“The California Green Building Standards Code (CALGreen Code) is Part 11 of the California Building Standards Code and is the first statewide “green” building code in the US.
The purpose of CALGreen is to improve public health, safety and general welfare by enhancing the design and construction of buildings through the use of building concepts having a reduced negative impact or positive environmental impact and encouraging sustainable construction practices in the following categories:
– Planning and design
– Energy efficiency
– Water efficiency and conservation
– Material conservation and resource efficiency
– Environmental quality
“Joseph Kennedy is an architectural designer, writer, artist and filmmaker who specializes in sustainable building, ecological design, and community development. After many years of teaching sustainable building techniques in Africa, Asia, Europe, United States and South America, he now teaches architecture at NewSchool of Architecture & Design. Joe is a co-founder of the organization Builders Without Borders, and international network of ecological builders who advocate the use of local, affordable materials in construction. Widely published in journals, proceedings and books, he also co-edited The Art of Natural Building, now in its greatly expanded second edition.”
I heard about rammed earth and adobe houses of Vilcabamba in a tourism video of Ecuador. Vilcabamba is famous for its natural beauty, perfect climate and high percentage of centenarians. Intrigued, I did some searching around on the Internet and discovered the following natural homes of interest. This shows how easy it is to find sustainable homes built of natural materials in most parts of the world now.
Very good overview of bamboo joinery. Most books are skimpy on bamboo joinery. The whole house doesn’t haven’t to be built out of bamboo. You could build the roof, interior walls and/or just use bamboo for decorative purposes such as wall panels or drop grid ceilings.
“You’ve never seen buildings like this. The stunning bamboo homes built by Elora Hardy and her team in Bali twist, curve and surprise at every turn. They defy convention because the bamboo itself is so enigmatic. No two poles of bamboo are alike, so every home, bridge and bathroom is exquisitely unique. In this beautiful, immersive talk, she shares the potential of bamboo, as both a sustainable resource and a spark for the imagination. “We have had to invent our own rules,” she says.”
Search our blog for several related stories about bamboo building in Bali.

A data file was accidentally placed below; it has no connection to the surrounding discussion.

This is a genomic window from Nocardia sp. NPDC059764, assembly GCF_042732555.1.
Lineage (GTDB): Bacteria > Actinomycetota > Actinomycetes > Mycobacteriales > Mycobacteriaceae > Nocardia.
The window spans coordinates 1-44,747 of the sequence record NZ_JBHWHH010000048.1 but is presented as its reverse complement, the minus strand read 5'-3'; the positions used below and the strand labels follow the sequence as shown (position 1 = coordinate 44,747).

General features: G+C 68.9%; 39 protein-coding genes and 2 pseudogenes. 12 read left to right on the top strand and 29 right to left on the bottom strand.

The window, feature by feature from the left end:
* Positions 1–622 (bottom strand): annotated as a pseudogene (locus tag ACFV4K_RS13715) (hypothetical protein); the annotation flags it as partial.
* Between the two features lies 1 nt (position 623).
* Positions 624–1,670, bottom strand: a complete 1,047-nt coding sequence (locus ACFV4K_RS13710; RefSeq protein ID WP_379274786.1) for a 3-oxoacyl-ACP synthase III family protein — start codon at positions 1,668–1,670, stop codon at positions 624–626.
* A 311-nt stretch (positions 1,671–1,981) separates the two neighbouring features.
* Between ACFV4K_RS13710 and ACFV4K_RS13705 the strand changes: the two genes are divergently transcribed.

“I recently had the chance to visit Jeremy’s completely off-grid tiny house in eastern, North Carolina. The first thing that struck me about his tiny home is the simplicity of it while also maintaining a very nice aesthetic. His water comes from a pitcher pump inside the home that is filtered before use. His energy comes from a simple solar that meets all of his needs. His tiny house is basically everything he needs and nothing he doesn’t. He even grows much of his food, coming pretty darn close to self-sufficiency. One more word that’s never mentioned around Jeremy’s home, for obvious reasons is “mortgage.”
“Good Earth Nepal is proud to have completed the construction of Shree Seti Devi Pancha Kanya Primary School in Phulping, Sindhupalchok. The build was funded by the 108 Lives Project, a project of the Three Jewels Outreach Center Inc.
This project was unique because we built this four room Earthbag school using the original foundation, windows, doors, metal roofing and steel posts. Wrapping the Earthbag courses around the posts, “The design is very strong because the steel frame braces the Earthbag walls, and the Earthbag walls and buttresses reinforce the steel posts”, according to Dr. Owen Geiger upon his evaluation of the progress made.
Following the Gorkha Earthquake, thousands of schools were left in a similar state as Shree Seti Devi, with walls crumbled but the foundation still intact. Using the original foundation to rebuild cuts construction time in half and saves thousands of dollars.”
“This town is trying to model a new kind of independent housing community that actually protects endangered environments and creates income for its residents at the same time.”